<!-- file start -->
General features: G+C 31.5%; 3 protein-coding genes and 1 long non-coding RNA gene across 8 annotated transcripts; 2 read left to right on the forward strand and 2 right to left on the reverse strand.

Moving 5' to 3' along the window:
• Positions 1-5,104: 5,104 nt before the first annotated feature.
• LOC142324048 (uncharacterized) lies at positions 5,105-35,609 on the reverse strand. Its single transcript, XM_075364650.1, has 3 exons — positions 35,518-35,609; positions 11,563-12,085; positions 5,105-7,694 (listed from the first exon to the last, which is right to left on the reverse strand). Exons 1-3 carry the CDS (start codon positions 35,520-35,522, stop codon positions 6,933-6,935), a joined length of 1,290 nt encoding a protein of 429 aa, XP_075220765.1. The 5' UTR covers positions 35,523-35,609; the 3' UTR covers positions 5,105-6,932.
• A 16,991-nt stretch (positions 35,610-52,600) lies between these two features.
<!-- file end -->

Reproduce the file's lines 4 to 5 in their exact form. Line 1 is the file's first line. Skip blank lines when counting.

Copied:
• LOC142324048 (uncharacterized) lies at positions 5,105-35,609 on the reverse strand. Its single transcript, XM_075364650.1, has 3 exons — positions 35,518-35,609; positions 11,563-12,085; positions 5,105-7,694 (listed from the first exon to the last, which is right to left on the reverse strand). Exons 1-3 carry the CDS (start codon positions 35,520-35,522, stop codon positions 6,933-6,935), a joined length of 1,290 nt encoding a protein of 429 aa, XP_075220765.1. The 5' UTR covers positions 35,523-35,609; the 3' UTR covers positions 5,105-6,932.
• A 16,991-nt stretch (positions 35,610-52,600) lies between these two features.